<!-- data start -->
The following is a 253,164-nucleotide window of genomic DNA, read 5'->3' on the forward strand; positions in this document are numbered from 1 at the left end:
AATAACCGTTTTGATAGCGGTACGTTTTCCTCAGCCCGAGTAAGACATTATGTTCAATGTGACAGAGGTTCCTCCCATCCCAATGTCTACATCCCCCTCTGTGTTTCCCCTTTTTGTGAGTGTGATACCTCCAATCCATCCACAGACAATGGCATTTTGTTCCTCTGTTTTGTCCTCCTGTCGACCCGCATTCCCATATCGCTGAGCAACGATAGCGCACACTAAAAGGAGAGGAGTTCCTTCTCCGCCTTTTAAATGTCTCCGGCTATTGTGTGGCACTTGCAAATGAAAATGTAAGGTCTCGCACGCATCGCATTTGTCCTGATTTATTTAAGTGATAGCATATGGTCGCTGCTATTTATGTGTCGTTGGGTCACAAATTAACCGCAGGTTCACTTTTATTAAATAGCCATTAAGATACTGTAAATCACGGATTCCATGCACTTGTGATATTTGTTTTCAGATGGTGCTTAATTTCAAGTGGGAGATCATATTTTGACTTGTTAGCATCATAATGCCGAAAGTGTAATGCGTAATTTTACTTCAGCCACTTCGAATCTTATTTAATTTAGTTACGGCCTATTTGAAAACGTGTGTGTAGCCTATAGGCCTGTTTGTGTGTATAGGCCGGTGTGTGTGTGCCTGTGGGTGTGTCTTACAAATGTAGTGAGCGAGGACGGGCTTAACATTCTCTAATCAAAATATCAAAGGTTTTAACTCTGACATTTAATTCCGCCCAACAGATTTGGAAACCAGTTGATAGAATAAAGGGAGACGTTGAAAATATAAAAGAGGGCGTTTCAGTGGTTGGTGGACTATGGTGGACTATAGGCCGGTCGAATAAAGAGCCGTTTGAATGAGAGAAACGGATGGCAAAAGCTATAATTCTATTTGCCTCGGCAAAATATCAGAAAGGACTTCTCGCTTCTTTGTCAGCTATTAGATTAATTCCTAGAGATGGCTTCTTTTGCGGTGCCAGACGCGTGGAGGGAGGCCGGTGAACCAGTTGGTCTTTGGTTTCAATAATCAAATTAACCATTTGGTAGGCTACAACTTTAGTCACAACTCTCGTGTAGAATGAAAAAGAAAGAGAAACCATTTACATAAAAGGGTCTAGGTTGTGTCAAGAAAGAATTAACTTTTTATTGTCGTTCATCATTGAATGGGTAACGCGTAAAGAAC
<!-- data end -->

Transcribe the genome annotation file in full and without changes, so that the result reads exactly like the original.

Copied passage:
The following is a 253,164-nucleotide window of genomic DNA, read 5'->3' on the forward strand; positions in this document are numbered from 1 at the left end:
AATAACCGTTTTGATAGCGGTACGTTTTCCTCAGCCCGAGTAAGACATTATGTTCAATGTGACAGAGGTTCCTCCCATCCCAATGTCTACATCCCCCTCTGTGTTTCCCCTTTTTGTGAGTGTGATACCTCCAATCCATCCACAGACAATGGCATTTTGTTCCTCTGTTTTGTCCTCCTGTCGACCCGCATTCCCATATCGCTGAGCAACGATAGCGCACACTAAAAGGAGAGGAGTTCCTTCTCCGCCTTTTAAATGTCTCCGGCTATTGTGTGGCACTTGCAAATGAAAATGTAAGGTCTCGCACGCATCGCATTTGTCCTGATTTATTTAAGTGATAGCATATGGTCGCTGCTATTTATGTGTCGTTGGGTCACAAATTAACCGCAGGTTCACTTTTATTAAATAGCCATTAAGATACTGTAAATCACGGATTCCATGCACTTGTGATATTTGTTTTCAGATGGTGCTTAATTTCAAGTGGGAGATCATATTTTGACTTGTTAGCATCATAATGCCGAAAGTGTAATGCGTAATTTTACTTCAGCCACTTCGAATCTTATTTAATTTAGTTACGGCCTATTTGAAAACGTGTGTGTAGCCTATAGGCCTGTTTGTGTGTATAGGCCGGTGTGTGTGTGCCTGTGGGTGTGTCTTACAAATGTAGTGAGCGAGGACGGGCTTAACATTCTCTAATCAAAATATCAAAGGTTTTAACTCTGACATTTAATTCCGCCCAACAGATTTGGAAACCAGTTGATAGAATAAAGGGAGACGTTGAAAATATAAAAGAGGGCGTTTCAGTGGTTGGTGGACTATGGTGGACTATAGGCCGGTCGAATAAAGAGCCGTTTGAATGAGAGAAACGGATGGCAAAAGCTATAATTCTATTTGCCTCGGCAAAATATCAGAAAGGACTTCTCGCTTCTTTGTCAGCTATTAGATTAATTCCTAGAGATGGCTTCTTTTGCGGTGCCAGACGCGTGGAGGGAGGCCGGTGAACCAGTTGGTCTTTGGTTTCAATAATCAAATTAACCATTTGGTAGGCTACAACTTTAGTCACAACTCTCGTGTAGAATGAAAAAGAAAGAGAAACCATTTACATAAAAGGGTCTAGGTTGTGTCAAGAAAGAATTAACTTTTTATTGTCGTTCATCATTGAATGGGTAACGCGTAAAGAAC